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DOJ takes first case involving data mining
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DOJ takes first case involving data mining

On Behalf of | Feb 3, 2022 | Healthcare Fraud, Medicare/Medicaid Fraud

In September of 2021, the Justice Department accused a health insurer in upstate New York and an affiliated medical data analytics company of cheating the federal government out of tens of millions of dollars. The civil complaint of fraud is the first to target a data mining company.

This case alleges that a medical records company based in Buffalo called DxID helped Independent Healthcare Association, which operates two Medicare Advantage programs, to game federal billing regulations to overcharge for treatments. The DOJ also named DxID founder and CEO Betsy Gaffney in the suit. DxID was shut down in August of 2021 but is owned by another subsidiary of Independent Health.

Gaming the system

Medicare Advantage plans pay more for sicker patients. It uses a complex formula called a “risk score” that pays identify sicker patients and then pays a higher rate and less of healthier patients. DxID combed medical records (known as data mining) to find missed diagnoses – pocketing up to 20% as a finder’s fee for generating this new revenue for the health plan.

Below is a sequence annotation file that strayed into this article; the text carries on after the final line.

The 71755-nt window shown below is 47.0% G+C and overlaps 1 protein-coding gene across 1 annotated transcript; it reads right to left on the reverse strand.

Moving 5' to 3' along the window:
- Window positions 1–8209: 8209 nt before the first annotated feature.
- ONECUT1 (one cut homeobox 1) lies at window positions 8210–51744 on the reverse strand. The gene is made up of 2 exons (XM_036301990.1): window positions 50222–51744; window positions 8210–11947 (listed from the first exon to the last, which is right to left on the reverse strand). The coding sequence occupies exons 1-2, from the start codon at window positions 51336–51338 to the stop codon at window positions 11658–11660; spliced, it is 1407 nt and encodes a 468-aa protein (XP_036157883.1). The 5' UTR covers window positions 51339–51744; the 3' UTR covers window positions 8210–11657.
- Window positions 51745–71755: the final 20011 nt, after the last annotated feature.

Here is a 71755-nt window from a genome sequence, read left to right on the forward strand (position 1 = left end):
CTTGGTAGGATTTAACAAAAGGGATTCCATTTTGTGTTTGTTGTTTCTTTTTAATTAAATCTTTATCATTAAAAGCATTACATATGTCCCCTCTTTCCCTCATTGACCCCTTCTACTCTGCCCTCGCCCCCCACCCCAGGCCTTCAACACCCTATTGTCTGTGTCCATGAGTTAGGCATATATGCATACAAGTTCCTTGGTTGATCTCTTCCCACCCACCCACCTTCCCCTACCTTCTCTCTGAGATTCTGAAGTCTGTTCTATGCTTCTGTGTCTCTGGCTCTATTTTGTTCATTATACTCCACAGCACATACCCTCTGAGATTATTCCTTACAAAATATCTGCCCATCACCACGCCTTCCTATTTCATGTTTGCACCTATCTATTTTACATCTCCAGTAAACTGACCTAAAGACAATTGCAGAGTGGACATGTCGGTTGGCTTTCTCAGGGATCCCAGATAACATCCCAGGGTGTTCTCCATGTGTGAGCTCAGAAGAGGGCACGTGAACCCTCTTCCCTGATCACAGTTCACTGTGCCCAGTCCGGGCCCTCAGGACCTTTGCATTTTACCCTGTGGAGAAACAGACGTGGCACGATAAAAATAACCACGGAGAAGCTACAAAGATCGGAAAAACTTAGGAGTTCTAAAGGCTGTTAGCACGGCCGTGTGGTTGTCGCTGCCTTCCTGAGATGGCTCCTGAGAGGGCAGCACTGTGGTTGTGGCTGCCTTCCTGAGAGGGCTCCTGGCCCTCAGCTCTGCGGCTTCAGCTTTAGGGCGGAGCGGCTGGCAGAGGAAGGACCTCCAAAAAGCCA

The problem arose in that DxID then filled in the diagnosis with exaggerations of how ill the patients were or manufactured conditions that the patient did not have. These acts led to tens of millions of dollars in overcharges.

Not for the first time

The DOJ complaint expands upon a whistleblower suit filed in 2012 by a medical coding official at Seattle’s Group Health Cooperative, which also hired DxID in 2011. DxID was also tasked to generate revenue for the ailing group at that time. It submitted $30 million in new disease claims to Medicare on behalf of Group Health. According to the earlier whistleblower, many of these claims were bogus. The parent company of Group Health claimed it did nothing wrong but paid $6.3 million in penalties.

The DOJ is taking over the case against DxID by examining the work at Group Health and Independent Health. The department claims that DxID submitted thousands of claims from 2010 to 2017 using unsupported medical condition codes on behalf of Independent Health.

More to come

DxID may not be the only data mining company in the health care industry to fall under such scrutiny. According to independent analysts, data analytic companies have data mined, scraping data for billing codes, for some time now and marketed it as an easy way to generate more income. As with the allegations against DxID, there could be others acting fraudulently.